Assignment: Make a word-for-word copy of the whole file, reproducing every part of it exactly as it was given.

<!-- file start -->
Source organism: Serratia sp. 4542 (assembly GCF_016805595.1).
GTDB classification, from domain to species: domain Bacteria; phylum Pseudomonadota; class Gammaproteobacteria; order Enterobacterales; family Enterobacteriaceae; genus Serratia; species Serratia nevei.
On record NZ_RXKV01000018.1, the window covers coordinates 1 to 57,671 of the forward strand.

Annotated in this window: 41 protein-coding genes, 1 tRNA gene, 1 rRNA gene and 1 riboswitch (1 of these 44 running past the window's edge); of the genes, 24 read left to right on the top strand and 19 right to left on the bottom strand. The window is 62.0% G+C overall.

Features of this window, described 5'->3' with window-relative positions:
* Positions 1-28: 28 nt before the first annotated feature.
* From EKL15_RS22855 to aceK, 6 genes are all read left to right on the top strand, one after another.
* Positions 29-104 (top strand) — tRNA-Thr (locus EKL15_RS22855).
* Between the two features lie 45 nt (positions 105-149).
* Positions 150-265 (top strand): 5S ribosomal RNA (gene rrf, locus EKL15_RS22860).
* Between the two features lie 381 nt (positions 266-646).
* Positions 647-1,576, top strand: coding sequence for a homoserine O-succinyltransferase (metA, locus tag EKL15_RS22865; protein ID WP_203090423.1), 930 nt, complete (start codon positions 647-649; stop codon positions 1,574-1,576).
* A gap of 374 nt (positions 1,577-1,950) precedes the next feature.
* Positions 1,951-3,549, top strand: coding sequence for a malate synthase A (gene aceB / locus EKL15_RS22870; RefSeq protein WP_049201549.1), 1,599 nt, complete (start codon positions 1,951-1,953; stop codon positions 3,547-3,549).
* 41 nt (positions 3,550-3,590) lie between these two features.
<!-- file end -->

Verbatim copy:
Source organism: Serratia sp. 4542 (assembly GCF_016805595.1).
GTDB classification, from domain to species: domain Bacteria; phylum Pseudomonadota; class Gammaproteobacteria; order Enterobacterales; family Enterobacteriaceae; genus Serratia; species Serratia nevei.
On record NZ_RXKV01000018.1, the window covers coordinates 1 to 57,671 of the forward strand.

Annotated in this window: 41 protein-coding genes, 1 tRNA gene, 1 rRNA gene and 1 riboswitch (1 of these 44 running past the window's edge); of the genes, 24 read left to right on the top strand and 19 right to left on the bottom strand. The window is 62.0% G+C overall.

Features of this window, described 5'->3' with window-relative positions:
* Positions 1-28: 28 nt before the first annotated feature.
* From EKL15_RS22855 to aceK, 6 genes are all read left to right on the top strand, one after another.
* Positions 29-104 (top strand) — tRNA-Thr (locus EKL15_RS22855).
* Between the two features lie 45 nt (positions 105-149).
* Positions 150-265 (top strand): 5S ribosomal RNA (gene rrf, locus EKL15_RS22860).
* Between the two features lie 381 nt (positions 266-646).
* Positions 647-1,576, top strand: coding sequence for a homoserine O-succinyltransferase (metA, locus tag EKL15_RS22865; protein ID WP_203090423.1), 930 nt, complete (start codon positions 647-649; stop codon positions 1,574-1,576).
* A gap of 374 nt (positions 1,577-1,950) precedes the next feature.
* Positions 1,951-3,549, top strand: coding sequence for a malate synthase A (gene aceB / locus EKL15_RS22870; RefSeq protein WP_049201549.1), 1,599 nt, complete (start codon positions 1,951-1,953; stop codon positions 3,547-3,549).
* 41 nt (positions 3,550-3,590) lie between these two features.